IT TAKES A VILLAGE — Above is the planned location for Deltona Village, a BPUD, or business planned unit development on the city’s north side. The long-awaited project is expected to bring more work and play near the Epic Theatres off of Normandy Boulevard. In the distance are the Integra Myst apartments.

An advisory panel has endorsed the plan to create a long-awaited marketplace on Deltona’s north side.

The city’s Planning and Zoning Board March 15 voted to recommend the City Commission approve an ordinance amending the Deltona Village Business Planned Unit Development.

The amendments incorporate additional land and cap the number of apartments that can be built. The City Commission will conduct a public hearing and act on the proposed measure April 3.

The owner and developer of the property is Deltona Retail Holdings LLC, whose president is Frank DeMarsh.

Asked when more earth may be turned for major stores, offices, restaurants and the like, DeMarsh would not say.

The mega-development promises to deliver what Deltonans have long desired: places to shop, work, dine and interact with one another without having to go outside their city limits.

“Everyone wanted commercial, commercial, commercial,” Planning and Zoning Board Member Eric Alexander said.

The BPUD ordinance provides for 26.57 acres to be added to the 140 acres already within the Deltona Village tract. That brings Deltona Village to a total of 166.57 acres, east and southeast of the interchange of Interstate 4 and State Road 472.

The Deltona Village property fronts on Graves Avenue, North Normandy Boulevard and Howland Boulevard. Epic Theatres is now the anchor attraction, but under construction and vying for attention nearby are the Integra Myst apartments. A total of 652 multifamily dwellings will be allowed, up from the 414 originally planned.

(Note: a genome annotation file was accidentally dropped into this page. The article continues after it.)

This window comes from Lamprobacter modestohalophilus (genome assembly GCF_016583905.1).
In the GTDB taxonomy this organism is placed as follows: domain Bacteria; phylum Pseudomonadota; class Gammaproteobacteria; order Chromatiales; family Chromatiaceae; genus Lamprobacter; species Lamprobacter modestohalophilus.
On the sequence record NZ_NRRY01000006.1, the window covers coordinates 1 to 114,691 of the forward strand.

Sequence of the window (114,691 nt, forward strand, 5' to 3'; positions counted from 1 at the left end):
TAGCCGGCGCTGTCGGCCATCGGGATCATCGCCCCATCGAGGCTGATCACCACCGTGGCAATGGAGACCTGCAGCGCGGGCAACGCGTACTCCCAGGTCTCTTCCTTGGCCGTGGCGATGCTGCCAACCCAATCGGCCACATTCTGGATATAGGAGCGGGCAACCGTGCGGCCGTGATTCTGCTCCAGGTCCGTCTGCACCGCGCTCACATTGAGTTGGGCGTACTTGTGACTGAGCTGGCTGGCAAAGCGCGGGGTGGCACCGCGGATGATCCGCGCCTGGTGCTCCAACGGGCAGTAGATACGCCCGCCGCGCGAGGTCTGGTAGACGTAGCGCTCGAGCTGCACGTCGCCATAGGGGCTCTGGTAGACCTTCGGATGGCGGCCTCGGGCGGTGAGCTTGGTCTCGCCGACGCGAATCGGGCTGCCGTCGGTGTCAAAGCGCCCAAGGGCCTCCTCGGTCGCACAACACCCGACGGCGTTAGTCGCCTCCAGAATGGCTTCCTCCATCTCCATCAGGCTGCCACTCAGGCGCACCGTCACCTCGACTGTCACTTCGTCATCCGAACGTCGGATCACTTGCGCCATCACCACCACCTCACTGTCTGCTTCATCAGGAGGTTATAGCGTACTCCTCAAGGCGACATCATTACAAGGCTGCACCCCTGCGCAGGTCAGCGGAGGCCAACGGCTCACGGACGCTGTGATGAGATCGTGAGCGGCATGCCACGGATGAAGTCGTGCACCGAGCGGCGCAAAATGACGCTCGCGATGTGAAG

As well as serving the people now living in Deltona, the BPUD will be a retail center to attract new settlers, people in neighboring cities and a population in transition, such as those who work at Amazon on North Normandy Boulevard and those who will work at other warehouses or industrial facilities under construction nearby.

“We don’t have a lot of apartments, quality apartments,” Planning Board Member Alexander said. “We’re getting them now.”

Also on the Deltona Village land are a RaceTrac convenience store/gas station and a Burger King. The city planning staff’s report on Deltona Village notes a Starbucks coffee shop may be built close to Burger King.

Deltona Village, as now planned, may have as much as 900,000 square feet of retail commercial space. This entitlement of space would allow big-box stores and shopping centers.

Now, most of the tract is undeveloped, and sometimes livestock graze in the green pastures.

Deltona Village is not to be confused with the multi-business-center vision recently unveiled by Mayor Santiago Avila Jr. Avila has called for the creation of three new retail-commercial districts within Deltona. He labeled one of them One Deltona, to be situated on Deltona Boulevard and similar to One Daytona in Daytona Beach. The other two are known as Uptown and Downtown, and would be at opposite ends of Howland Boulevard.

The Deltona City Commission will conduct a public hearing on the Deltona Village ordinance at 6:30 p.m. Monday, April 3, at Deltona City Hall, 2345 Providence Blvd. The meeting is open to the public.


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